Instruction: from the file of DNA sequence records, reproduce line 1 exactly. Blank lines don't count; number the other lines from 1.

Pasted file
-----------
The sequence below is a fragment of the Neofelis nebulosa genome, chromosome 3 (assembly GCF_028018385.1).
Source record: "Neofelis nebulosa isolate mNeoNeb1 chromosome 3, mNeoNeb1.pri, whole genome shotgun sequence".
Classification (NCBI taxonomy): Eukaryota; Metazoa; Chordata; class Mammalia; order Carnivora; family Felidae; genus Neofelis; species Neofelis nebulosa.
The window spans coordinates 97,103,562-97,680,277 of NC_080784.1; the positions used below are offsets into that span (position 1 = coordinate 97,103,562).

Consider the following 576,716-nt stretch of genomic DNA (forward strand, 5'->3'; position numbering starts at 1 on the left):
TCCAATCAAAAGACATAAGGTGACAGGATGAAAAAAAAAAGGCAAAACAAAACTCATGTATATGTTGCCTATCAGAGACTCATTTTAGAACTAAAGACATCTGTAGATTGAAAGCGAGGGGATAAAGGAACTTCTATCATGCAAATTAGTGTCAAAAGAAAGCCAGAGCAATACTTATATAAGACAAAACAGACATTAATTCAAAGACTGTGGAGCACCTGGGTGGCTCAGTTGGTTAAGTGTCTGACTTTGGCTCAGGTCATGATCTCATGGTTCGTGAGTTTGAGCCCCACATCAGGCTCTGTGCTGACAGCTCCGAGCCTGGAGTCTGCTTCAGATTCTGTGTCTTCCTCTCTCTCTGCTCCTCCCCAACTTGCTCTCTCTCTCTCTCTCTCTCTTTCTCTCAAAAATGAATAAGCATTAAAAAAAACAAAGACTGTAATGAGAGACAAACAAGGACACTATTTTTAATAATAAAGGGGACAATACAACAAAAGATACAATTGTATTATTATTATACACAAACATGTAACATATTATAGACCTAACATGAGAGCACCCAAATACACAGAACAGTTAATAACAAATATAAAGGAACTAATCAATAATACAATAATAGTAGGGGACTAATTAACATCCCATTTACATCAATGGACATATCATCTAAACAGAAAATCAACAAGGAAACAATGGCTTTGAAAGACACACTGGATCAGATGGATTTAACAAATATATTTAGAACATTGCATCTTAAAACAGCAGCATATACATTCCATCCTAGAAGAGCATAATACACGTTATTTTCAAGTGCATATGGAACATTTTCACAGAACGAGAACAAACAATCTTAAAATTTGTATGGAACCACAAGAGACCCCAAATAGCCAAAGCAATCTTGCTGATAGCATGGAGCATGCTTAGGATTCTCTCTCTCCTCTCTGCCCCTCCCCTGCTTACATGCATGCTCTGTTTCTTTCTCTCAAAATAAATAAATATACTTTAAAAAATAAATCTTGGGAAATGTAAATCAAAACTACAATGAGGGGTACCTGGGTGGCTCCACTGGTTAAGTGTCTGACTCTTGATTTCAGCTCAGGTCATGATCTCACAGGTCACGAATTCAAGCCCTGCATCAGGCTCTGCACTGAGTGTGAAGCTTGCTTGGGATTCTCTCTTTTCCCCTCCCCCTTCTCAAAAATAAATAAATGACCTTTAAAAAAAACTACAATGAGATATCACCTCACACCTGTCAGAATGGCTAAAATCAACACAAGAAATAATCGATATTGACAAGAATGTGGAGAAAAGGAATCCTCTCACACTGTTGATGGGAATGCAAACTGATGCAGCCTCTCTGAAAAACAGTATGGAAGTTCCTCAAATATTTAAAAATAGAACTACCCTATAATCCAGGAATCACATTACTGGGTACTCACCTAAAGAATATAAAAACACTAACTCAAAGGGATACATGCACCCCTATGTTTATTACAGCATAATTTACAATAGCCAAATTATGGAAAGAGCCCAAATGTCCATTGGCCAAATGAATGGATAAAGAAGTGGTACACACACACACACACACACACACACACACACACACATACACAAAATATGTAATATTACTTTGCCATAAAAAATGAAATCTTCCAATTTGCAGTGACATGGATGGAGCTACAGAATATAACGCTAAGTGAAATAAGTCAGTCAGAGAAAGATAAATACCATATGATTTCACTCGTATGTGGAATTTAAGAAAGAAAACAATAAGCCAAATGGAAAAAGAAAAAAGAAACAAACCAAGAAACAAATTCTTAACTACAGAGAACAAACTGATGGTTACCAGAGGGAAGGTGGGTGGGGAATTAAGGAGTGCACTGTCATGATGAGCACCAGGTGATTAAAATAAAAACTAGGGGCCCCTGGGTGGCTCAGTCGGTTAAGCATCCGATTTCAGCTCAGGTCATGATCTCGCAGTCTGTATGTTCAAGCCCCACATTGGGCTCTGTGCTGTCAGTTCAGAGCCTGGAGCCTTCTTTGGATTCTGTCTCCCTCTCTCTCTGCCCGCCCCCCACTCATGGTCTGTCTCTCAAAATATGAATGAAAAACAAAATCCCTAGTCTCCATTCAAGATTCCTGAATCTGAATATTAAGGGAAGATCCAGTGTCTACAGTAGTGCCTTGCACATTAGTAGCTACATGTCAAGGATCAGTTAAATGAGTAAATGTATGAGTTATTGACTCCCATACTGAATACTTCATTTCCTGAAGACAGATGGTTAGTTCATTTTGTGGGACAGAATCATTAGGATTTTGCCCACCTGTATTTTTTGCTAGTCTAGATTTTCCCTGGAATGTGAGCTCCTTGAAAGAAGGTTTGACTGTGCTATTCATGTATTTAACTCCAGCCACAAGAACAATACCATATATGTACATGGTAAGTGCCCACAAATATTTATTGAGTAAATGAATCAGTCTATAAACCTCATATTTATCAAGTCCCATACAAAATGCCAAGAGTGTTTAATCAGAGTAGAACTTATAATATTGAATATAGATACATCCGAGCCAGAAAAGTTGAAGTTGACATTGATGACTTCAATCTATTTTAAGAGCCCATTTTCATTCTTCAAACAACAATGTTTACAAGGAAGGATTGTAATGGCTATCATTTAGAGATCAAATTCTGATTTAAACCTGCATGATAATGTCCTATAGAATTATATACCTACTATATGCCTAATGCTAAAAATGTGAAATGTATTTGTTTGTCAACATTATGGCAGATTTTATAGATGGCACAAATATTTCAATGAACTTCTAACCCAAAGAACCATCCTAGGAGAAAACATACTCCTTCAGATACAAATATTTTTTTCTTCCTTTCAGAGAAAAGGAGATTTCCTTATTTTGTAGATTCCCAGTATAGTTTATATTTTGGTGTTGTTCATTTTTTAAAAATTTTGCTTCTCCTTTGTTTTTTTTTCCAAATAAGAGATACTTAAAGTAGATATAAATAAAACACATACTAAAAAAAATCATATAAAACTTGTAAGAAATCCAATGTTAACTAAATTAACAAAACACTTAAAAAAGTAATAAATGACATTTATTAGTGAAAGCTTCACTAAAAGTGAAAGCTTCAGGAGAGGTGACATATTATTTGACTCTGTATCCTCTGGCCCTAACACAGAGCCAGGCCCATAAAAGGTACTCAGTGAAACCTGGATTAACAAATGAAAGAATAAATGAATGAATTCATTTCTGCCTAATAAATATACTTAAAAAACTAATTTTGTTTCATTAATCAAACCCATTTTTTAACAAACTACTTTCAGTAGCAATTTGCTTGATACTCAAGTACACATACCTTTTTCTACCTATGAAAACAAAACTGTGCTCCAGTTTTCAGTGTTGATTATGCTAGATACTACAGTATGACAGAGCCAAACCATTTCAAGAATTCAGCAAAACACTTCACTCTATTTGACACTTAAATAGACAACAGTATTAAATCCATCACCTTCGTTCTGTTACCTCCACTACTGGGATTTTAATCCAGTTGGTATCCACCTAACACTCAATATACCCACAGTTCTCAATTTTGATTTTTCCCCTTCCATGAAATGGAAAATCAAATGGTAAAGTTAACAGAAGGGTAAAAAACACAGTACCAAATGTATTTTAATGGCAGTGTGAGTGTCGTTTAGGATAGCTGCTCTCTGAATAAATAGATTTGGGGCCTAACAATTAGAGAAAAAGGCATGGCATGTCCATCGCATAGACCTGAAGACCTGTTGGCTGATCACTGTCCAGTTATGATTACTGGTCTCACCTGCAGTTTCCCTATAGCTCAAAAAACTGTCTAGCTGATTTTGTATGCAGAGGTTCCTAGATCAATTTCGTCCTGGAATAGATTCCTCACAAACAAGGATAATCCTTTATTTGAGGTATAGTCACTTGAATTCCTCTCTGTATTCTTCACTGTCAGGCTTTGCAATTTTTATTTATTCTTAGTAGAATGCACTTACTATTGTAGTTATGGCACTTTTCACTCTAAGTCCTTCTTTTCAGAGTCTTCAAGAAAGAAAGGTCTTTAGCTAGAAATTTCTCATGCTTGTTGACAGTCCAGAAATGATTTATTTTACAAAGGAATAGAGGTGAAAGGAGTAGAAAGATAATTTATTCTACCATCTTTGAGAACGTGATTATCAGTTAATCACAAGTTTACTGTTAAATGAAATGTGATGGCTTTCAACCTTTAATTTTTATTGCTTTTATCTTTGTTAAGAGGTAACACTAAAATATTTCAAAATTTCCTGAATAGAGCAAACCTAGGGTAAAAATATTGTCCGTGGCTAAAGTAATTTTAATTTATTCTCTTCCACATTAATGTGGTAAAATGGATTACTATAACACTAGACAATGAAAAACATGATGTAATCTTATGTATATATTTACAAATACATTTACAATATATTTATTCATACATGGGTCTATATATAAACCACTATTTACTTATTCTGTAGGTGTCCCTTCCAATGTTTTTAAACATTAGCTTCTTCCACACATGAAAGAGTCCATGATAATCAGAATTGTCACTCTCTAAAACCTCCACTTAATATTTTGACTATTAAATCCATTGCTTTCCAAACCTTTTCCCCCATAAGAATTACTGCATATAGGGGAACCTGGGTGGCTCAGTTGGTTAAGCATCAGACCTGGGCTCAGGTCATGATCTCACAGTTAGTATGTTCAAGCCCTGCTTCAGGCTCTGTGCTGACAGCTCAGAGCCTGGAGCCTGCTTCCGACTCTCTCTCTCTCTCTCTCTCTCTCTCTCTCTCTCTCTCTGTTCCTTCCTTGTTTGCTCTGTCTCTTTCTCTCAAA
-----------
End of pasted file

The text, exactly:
The sequence below is a fragment of the Neofelis nebulosa genome, chromosome 3 (assembly GCF_028018385.1).